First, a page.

Princeton University, 1978
Doug Massey is Henry G. Bryant Professor of Sociology and Public Affairs, with a joint appointment in The Princeton School of Public and International Affairs. A member of the National Academy of Sciences, the American Academy of Arts and Sciences, and the American Philosophical Society, he is the current president of the American Academy of Political and Social Science and is a member of the Council of the National Academy of Sciences and co-editor of the Annual Review of Sociology. Massey’s research focuses on international migration, race and housing, discrimination, education, urban poverty, stratification, and Latin America, especially Mexico. He is the author, most recently, of Brokered Boundaries: Constructing Immigrant Identity in Anti-Immigrant Times, coauthored with Magaly Sanchez and Published by the Russell Sage Foundation.
Why Is International Migration Increasing And Why Is Residential Segregation So Harmful?
By the late 20th century, every developed country had become an immigrant-receiving society, drawing migrants primarily from the developing world. Return to Aztlan focused on the social mechanisms promoting and sustaining emigration from Mexico to the United States. Worlds in Motion: Understanding International Migration at the End of the Millennium developed a theoretical synthesis to account for immigration. Beyond Smoke and Mirrors: Mexican Immigration in an Age of Economic Integration used the same theoretical framework to analyze the history of Mexico-U.S. migration, offer a critique of past U.S. policies, and suggest avenues for future reform.
African Americans are uniquely segregated in American cities, and since the publication of American Apartheid, I have been working on the consequences of segregation for African Americans and Latinos of African ancestry. Segregation figured prominently in explanations for black underachievement in the Source of the River, and it interacts with shifts in the U.S. income distribution to yield a rising concentration of poverty that, in turn, intensifies social disorder and violence that undermines the health of African Americans, reduces their life expectancy, and impairs their cognitive development.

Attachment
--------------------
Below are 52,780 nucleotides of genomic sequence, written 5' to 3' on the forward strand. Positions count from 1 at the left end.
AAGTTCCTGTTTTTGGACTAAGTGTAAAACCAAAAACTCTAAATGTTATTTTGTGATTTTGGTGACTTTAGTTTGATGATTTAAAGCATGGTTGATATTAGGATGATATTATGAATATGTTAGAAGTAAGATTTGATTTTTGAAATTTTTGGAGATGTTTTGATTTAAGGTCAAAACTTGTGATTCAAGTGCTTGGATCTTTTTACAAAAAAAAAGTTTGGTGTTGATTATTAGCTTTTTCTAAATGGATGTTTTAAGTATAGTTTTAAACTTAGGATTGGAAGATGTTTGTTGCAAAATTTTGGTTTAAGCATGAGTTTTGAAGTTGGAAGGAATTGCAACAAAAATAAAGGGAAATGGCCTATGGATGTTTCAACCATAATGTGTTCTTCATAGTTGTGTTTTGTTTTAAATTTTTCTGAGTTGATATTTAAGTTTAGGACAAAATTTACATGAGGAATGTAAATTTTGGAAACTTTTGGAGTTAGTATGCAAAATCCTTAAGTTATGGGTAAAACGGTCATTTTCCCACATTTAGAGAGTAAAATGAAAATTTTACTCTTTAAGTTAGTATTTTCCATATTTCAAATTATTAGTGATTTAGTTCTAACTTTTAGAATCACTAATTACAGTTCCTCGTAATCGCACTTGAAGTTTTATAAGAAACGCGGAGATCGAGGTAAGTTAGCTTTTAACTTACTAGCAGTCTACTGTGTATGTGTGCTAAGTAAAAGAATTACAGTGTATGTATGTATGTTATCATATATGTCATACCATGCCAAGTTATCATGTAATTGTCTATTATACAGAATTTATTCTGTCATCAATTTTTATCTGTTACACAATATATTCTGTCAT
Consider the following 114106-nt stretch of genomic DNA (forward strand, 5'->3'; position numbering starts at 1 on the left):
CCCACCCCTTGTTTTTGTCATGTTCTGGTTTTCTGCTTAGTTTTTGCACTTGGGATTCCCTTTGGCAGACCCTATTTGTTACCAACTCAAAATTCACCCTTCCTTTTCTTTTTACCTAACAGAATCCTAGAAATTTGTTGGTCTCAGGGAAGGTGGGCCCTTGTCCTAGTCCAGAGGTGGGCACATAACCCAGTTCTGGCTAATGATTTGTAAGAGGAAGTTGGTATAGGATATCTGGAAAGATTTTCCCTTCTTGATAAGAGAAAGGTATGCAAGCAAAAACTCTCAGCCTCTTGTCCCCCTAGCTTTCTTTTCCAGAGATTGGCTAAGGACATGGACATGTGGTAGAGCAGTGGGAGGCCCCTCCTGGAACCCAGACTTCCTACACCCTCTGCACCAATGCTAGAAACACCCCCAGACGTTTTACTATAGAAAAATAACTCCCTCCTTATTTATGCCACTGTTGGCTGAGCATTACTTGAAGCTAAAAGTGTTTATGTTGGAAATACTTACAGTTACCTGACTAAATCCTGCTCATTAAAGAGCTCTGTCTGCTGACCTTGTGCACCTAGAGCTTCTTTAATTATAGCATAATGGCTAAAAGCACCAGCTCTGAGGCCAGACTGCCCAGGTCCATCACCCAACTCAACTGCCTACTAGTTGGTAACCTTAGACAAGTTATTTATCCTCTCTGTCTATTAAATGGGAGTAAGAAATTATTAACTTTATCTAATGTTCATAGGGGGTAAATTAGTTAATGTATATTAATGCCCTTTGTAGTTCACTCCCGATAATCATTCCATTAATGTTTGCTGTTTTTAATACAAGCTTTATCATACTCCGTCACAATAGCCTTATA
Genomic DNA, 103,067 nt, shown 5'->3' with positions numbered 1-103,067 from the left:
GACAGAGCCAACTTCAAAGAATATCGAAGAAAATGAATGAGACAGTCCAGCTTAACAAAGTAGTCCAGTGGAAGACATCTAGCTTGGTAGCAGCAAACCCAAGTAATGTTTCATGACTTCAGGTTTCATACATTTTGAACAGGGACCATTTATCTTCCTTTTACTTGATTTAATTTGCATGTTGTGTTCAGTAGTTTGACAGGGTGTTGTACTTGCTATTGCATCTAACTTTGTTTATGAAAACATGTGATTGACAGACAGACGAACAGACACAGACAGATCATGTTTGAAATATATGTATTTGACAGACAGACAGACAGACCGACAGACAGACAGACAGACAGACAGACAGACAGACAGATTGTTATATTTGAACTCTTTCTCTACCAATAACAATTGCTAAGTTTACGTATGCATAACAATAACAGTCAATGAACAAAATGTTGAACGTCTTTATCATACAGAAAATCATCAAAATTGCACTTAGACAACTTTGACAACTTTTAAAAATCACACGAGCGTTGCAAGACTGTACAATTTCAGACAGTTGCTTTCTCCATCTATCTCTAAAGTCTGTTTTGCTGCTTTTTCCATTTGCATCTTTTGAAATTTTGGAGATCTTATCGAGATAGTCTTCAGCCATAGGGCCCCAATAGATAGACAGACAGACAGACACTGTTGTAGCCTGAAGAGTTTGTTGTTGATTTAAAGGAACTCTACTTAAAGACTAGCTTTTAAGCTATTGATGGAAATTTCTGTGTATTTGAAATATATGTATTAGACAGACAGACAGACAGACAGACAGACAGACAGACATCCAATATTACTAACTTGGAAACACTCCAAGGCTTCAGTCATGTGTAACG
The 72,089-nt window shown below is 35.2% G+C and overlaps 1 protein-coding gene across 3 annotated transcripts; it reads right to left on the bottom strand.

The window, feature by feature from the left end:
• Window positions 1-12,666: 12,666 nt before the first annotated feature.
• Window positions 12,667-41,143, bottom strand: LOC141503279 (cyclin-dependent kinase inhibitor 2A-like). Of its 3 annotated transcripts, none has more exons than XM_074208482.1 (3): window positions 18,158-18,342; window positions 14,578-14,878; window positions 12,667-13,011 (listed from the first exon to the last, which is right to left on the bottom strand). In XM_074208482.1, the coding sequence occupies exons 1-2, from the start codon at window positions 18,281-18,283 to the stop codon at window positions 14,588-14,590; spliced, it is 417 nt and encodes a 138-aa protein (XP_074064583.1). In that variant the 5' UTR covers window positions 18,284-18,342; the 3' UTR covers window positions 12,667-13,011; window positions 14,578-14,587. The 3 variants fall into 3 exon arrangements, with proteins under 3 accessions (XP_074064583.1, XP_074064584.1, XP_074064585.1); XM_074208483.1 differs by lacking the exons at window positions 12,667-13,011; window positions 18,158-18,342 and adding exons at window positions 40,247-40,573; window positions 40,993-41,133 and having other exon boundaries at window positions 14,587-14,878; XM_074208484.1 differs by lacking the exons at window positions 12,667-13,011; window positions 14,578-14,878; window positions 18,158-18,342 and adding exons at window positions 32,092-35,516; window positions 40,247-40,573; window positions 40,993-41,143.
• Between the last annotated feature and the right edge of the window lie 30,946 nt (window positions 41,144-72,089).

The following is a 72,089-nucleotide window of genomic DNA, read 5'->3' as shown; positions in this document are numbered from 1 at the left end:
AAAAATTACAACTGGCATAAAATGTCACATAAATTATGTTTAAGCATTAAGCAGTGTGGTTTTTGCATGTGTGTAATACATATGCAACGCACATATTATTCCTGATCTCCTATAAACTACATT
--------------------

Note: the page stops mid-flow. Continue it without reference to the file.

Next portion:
2021 “Unmasking Irregular Migration to the United States.” Forthcoming in Raúl Delgado Wise, ed., Handbook on Migration and Development. Cheltenham, UK and Northampton, MA: Edward Elgar Publishing. (with Jorge Durand)
2021 “Evidencias de un Catástrofe en Venezuela.” in Susanne Gratius and José Manuel Puente, eds., El Conflicto Venezolano: Perspectiva Económica, Política e Internacional. Caracas: Instituto de Estudios Superiores in Administración, Universidad Católica Andrés Bello. (with Magaly Sanchez)
2021 “What were the paradoxical consequences of militarizing the border with Mexico?.” Chapter 2 in Edward E. Telles and Raul Hinojosa, eds., Equitable Globalization? Migration, Trade and Race in US-Mexico Relations. Berkeley: University of California Press
2021 “America's Unequal Metropolitan Geography: Segregation and the Spatial Concentration of Affluence and Poverty” Pp. 161-187 in Frances M. Rosenbluth and Margaret Weir, eds., Who Gets What? The New Politics of Insecurity. New York: Cambridge University Press. (with Jacob S. Rugh)
2020 "Creating the Exclusionist Society: From the War on Poverty to the War on Immigrants." Ethnic and Racial Studies 43(1):18-37. Reprinted as Chapter 2 in Alejandro Portes and Patricia Fernandez-Kelly, eds, The End of Compassion: Children of Immigrants in the Age of Deportation. Milton Park, Abingdon, UK: Routledge